In February last year, the residents of the small town of Oroville in California’s Gold Country were told a 30-foot wall of water was headed their way. The men and women of the town ran through the streets in panic, and almost 200,000 people were evacuated from the area. These were not extras in a Deep Impact reboot, they were running from a structural failure in America’s tallest dam — the 770-foot-tall Oroville Dam had run into problems with both its main and emergency spillways after days of heavy rainfall and chances of massive breach seemed very likely.
As the world watched on with bated breath, the emergency spillway eased pressure, and the uncontrolled release of Oroville’s reservoir didn’t occur. The residents and properties of the town were saved, and California was slapped with a near $1 billion repair bill.
Photo by Fiona McAlpine
In a very different part of the world, in the face of similar imminent danger, the official response was a dismissal, and a shrug.
In November last year, phones started buzzing in villages downstream from Borneo’s Bengoh dam with photos of a leak in the dam’s 200-foot high wall. There is no emergency response plan in place for the area. The rumors were quickly quashed by Malaysian officials, and stories reporting the leak were swiftly erased from the web.
The sad fact is that in most parts of the world, the environmental, social, and safety concerns of mega dams have long been ignored.
At The Borneo Project, we’ve been working with communities fighting big dam projects in Sarawak for a long time. Today, as we celebrate the International Day of Action for Rivers, we are also celebrating the two-year anniversary of beating the Baram Dam project in Sarawak, which would have been the second-largest mega dam of its kind in Asia.
For decades, our allies around the world have been calling out these mega dam projects as corrupt, environmentally destructive, and socially devastating. Oroville was an important wake up call that the international media couldn’t ignore. Throughout 2017, domestically and internationally, we watched on as mega dams finally started to go out of fashion.
The global environmental impacts of massive dams are well documented. Worldwide, decomposing organic material at the bottom of reservoirs pump out approximately a billion tons of methane a year. These dams contribute as much to global carbon emissions as the aviation industry. In Borneo, where we work, mega dams have drowned hundreds of miles of rainforest in one of the world’s most vital carbon sinks.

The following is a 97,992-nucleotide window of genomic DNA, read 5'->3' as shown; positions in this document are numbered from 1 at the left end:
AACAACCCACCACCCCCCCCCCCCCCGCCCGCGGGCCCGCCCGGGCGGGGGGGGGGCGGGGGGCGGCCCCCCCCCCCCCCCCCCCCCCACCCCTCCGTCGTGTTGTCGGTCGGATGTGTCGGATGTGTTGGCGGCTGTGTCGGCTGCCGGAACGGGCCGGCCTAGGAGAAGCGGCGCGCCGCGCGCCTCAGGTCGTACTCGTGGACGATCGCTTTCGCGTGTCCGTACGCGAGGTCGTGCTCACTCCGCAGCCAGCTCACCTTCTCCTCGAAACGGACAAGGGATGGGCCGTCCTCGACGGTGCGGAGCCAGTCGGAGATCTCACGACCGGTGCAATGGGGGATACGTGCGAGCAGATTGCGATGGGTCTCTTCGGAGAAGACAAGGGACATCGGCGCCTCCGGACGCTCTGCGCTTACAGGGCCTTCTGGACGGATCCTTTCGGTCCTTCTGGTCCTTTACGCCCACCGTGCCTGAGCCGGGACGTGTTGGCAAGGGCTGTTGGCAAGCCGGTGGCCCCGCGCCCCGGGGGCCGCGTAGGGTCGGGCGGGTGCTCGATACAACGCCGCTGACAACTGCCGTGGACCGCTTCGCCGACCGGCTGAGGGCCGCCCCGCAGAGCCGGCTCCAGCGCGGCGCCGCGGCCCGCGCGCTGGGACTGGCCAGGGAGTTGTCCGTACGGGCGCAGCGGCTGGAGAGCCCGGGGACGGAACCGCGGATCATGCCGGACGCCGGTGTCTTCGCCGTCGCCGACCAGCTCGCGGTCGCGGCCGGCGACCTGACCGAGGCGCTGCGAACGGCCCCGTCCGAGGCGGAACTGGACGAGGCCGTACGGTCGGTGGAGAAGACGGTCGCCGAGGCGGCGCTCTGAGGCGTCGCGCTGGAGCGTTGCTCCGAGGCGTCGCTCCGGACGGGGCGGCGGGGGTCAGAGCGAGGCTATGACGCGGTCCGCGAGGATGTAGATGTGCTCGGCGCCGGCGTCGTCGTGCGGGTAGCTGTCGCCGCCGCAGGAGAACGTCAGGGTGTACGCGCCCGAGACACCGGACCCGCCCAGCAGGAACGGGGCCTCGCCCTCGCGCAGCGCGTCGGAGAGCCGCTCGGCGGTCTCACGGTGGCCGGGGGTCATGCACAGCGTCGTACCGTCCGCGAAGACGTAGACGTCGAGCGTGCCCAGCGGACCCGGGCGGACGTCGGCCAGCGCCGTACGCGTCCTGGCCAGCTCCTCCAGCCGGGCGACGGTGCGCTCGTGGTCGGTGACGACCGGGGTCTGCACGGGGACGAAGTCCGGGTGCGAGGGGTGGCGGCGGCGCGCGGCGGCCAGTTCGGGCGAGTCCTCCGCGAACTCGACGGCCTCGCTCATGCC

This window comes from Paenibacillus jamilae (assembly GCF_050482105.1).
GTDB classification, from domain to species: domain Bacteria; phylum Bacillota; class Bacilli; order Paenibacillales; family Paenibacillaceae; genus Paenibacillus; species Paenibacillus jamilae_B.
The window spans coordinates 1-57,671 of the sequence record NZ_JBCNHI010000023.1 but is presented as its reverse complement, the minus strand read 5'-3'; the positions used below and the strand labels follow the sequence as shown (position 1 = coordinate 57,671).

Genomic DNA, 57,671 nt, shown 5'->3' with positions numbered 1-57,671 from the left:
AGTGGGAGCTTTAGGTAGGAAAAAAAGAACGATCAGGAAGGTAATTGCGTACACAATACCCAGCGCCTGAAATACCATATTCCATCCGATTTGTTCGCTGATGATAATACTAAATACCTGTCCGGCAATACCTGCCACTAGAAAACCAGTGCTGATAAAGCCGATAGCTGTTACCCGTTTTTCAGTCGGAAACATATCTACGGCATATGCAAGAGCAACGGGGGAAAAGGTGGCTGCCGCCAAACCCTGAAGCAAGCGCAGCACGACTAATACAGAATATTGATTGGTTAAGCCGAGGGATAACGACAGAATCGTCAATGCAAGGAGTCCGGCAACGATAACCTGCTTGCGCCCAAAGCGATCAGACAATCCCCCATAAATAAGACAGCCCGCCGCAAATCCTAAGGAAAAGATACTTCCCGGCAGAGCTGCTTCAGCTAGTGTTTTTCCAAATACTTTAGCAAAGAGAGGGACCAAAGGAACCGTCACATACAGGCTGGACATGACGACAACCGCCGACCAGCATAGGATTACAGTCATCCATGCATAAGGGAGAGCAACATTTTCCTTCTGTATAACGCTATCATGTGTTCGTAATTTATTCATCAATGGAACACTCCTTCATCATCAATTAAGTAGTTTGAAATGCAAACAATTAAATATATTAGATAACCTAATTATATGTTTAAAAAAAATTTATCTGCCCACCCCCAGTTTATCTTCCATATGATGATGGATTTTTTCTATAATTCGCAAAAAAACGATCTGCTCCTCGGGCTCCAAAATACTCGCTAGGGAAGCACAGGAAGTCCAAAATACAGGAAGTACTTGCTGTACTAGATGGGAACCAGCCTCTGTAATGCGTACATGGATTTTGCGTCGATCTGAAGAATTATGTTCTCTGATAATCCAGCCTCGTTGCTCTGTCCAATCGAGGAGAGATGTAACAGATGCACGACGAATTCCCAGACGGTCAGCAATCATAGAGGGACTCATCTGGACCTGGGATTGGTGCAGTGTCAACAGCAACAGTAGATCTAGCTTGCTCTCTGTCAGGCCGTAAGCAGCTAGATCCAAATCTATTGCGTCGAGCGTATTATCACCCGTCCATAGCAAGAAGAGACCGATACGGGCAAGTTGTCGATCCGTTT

On a local level, mega dams transform the biological, chemical, and physical properties of rivers and their surrounding environments. They destroy waterways, so communities that previously relied on rivers for pretty much everything — food, work, transport, cleaning, drinking, cooling off — are often forced to get their water from plastic bottles. Dams have drowned villages, ruined crops, ancestral fruit groves, hunting routes, cemeteries, you name it.
And, of course, biodiversity pays a huge price wherever mega dams are built. The creatures who rely on these rivers for clean food and water have to find new homes or die out.
From the Mekong Delta to the Amazon Basin, hundreds of indigenous communities have lost their livelihoods and been kicked off their land because of mega dams. By some estimates, about 80 million people have been displaced by dams worldwide. That is just short of the population of Germany.
Mega dams and the inevitable involuntary displacement that follows also impact indigenous communities in ways that are difficult for many of us smartphone-tapping, city dwellers to understand: They render extinct familial narratives that are bound with the soil, and entwined with rivers, and land. These are no less real than the environmental and livelihood impacts.